"Selling airplanes in China is as easy as selling cabbages," said Zhang Changyi, a manager at the "supermarket", standing beside an imported French helicopter.
The dealership opened this week in a cluster of buildings surrounded by farmland on the edge of the capital, offering a range of small aircraft aimed at business executives and priced at up to 50 million yuan (Rs. 43.5 crore).
Zhang hopes to profit from the growing ranks of wealthy Chinese aspiring to own private aircraft, even though airspace restrictions mean some customers will be flying in the face of the law.
"We've sold three aircraft in the last four days," he said, walking through a warehouse filled with gliders and light aeroplanes. "Our ideal customers are the heads of listed companies."
Private plane ownership in China is still miniscule compared to countries like the US. State media reported only 150 such aircraft registered in 2011, despite an estimated one million millionaires as a result of the nation's economic boom.
Facilities at the dealership are still basic despite the buyers' wealth. Instead of a high-tech control tower, the grassy runway - a recently converted field - is flanked by a tractor and several rabbit hutches.
Overseas aviation companies are itching to break into the emerging market, Zhang added. "I get calls from foreign air firms almost every day, they are desperate to sell in China," he said.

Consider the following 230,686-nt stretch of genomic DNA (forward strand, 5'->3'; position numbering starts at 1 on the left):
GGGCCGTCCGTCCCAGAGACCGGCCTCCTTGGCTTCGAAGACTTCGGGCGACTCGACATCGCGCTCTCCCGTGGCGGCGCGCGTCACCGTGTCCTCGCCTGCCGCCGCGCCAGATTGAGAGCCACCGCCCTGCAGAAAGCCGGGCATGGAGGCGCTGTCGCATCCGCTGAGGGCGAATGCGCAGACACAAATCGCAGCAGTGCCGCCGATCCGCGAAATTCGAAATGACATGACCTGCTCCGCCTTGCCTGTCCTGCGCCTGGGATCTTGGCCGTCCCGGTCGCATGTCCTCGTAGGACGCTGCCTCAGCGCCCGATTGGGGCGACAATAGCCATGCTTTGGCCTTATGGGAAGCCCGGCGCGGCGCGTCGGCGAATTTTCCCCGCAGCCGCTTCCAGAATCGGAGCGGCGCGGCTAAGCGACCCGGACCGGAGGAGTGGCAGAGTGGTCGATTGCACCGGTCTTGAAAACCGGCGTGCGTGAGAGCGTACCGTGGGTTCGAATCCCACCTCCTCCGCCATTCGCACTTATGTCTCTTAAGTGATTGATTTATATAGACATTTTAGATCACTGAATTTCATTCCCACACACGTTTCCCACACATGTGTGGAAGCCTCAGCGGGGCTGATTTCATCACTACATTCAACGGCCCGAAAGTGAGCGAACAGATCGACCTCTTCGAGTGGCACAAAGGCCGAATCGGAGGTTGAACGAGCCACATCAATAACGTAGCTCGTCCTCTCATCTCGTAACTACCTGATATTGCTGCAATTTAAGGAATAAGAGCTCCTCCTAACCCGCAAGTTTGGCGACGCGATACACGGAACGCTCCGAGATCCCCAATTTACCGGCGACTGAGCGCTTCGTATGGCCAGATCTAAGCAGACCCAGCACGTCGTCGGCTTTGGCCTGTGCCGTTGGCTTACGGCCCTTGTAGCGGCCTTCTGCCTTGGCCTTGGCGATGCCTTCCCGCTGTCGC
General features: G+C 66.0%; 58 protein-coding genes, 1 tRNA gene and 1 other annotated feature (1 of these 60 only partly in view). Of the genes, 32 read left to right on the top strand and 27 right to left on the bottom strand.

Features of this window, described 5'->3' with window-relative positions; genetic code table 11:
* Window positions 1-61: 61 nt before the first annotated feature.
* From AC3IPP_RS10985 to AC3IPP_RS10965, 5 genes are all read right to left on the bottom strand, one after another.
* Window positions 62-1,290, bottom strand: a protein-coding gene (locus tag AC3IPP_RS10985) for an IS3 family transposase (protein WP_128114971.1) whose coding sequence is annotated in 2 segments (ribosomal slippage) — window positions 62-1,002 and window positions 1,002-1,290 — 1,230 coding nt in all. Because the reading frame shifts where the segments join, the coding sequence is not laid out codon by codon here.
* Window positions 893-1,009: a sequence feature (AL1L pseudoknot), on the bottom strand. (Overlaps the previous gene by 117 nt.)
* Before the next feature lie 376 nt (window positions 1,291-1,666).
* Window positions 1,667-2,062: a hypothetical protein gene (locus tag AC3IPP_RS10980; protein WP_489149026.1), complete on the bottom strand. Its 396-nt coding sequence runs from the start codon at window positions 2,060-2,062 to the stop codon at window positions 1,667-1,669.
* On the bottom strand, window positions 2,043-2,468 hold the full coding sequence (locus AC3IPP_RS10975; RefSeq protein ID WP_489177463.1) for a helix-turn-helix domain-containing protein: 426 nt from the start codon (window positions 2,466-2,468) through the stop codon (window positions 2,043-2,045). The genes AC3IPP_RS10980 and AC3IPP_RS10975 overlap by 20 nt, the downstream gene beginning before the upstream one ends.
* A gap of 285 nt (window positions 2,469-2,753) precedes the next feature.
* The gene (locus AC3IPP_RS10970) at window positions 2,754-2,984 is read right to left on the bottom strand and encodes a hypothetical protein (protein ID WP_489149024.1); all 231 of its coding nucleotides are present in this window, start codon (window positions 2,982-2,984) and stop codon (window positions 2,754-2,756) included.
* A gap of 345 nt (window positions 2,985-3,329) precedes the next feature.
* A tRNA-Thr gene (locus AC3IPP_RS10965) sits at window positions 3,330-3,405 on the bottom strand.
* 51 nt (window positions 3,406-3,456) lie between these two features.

Chinese airspace is controlled by the military and only open to private fliers who pass through a complex approval system, although some buyers are happy to risk fines of 10,000 to 100,000 yuan for violating the rules.
Reports of "black flights", as the clandestine trips are known in Chinese media, reveal a wealthy elite paying out for the privilege of zooming to work in a private plane or helicopter.
"If I'm fined, then I'll pay up," said Dai Xiang, a 43-year-old businessman from the southwestern province of Sichuan, after buying a two-seater Slovenian "Pipistrel" plane.
He expects the days of "black flights" to end soon. "Regulations on low-altitude flying are becoming more relaxed... and I hope that continues," he told AFP.
As an initial move authorities will ease a ban on low-altitude flying in seven cities starting this year, state media reported.
Zhang said his customers can fly inside a four-kilometre area surrounding the brokerage - run by a Beijing flying club - at heights of up to 500 metres (1,650 feet), under an agreement with a local air force base.
"We all know that the skies need to be opened up, but some departments are reluctant," said a pilot at the school wearing a dark uniform and black aviator sunglasses, who asked not to be named because of his military connections.
"Things are becoming more open, it's an unstoppable trend," he added, before climbing into a pristine green helicopter, sending dust flying and rabbit ears twitching as he took to the air for a test flight.
There are also other challenges, such as imported aircraft rarely coming with Chinese documentation.
"The instruction manual is in Russian," the pilot said of a helicopter recently arrived from Ukraine. "We don't understand a word of it."